The Twin Paradox Revisited and Reformulated -- On the Possibility of Detecting Absolute Motion

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Nyambuya, G. G.
Ngobeni, M. D.
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The famous twin paradox of the Special Theory of Relativity by Einstein (1905) is revisited and revised. This paradox is not a paradox in the true sense of a paradox but a reflection of a misunderstanding of the problem and the Principle of Relativity. The currently accepted solution to this takes into account the accelerations and deceleration of the traveling twin thus introducing an asymmetry that solves the paradox. We argue here that, with the acceleration and deceleration neglected, the problem is asymmetric hence leading to the same conclusion that the traveling twin will age less than the stay at home. We introduce a symmetric twin paradox whose solution can not be found within the currently accepted provinces of the STR if one adopts the currently accepted philosophy of the STR namely that it is impossible for an inertial observer to determine their state of motion. To resolve this, we present (in our modest view) a simple and convincing argument that leads us to conclude that it must be possible for an inertial observer to determine their own state of motion. With this, we are able to solve the symmetric twin paradox. The fact that it is possible for an inertial observer to determine their state of motion -- brings us back to the long rejected idea of an all pervading and permeating medium -- the Aether, namely the Lorentz luminiferous Aether. An experiment capable of validating or invalidating this claim is suggested.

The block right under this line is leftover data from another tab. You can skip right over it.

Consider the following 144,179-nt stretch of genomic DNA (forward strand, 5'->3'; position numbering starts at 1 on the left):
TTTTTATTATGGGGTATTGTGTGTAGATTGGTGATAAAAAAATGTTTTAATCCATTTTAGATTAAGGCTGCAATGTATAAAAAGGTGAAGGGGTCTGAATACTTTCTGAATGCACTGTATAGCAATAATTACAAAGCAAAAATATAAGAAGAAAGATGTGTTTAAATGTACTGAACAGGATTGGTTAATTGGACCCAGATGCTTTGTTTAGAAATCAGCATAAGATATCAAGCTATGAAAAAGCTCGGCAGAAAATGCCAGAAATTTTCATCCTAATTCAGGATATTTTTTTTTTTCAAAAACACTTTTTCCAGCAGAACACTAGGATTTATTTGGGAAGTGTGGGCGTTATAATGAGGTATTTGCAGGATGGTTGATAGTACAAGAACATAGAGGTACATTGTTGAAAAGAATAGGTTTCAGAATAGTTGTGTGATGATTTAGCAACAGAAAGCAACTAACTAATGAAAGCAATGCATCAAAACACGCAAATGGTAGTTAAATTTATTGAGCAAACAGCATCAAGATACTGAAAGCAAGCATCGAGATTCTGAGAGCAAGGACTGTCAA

Comment: 4 figures, editorial adjustments made
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Physics - General Physics
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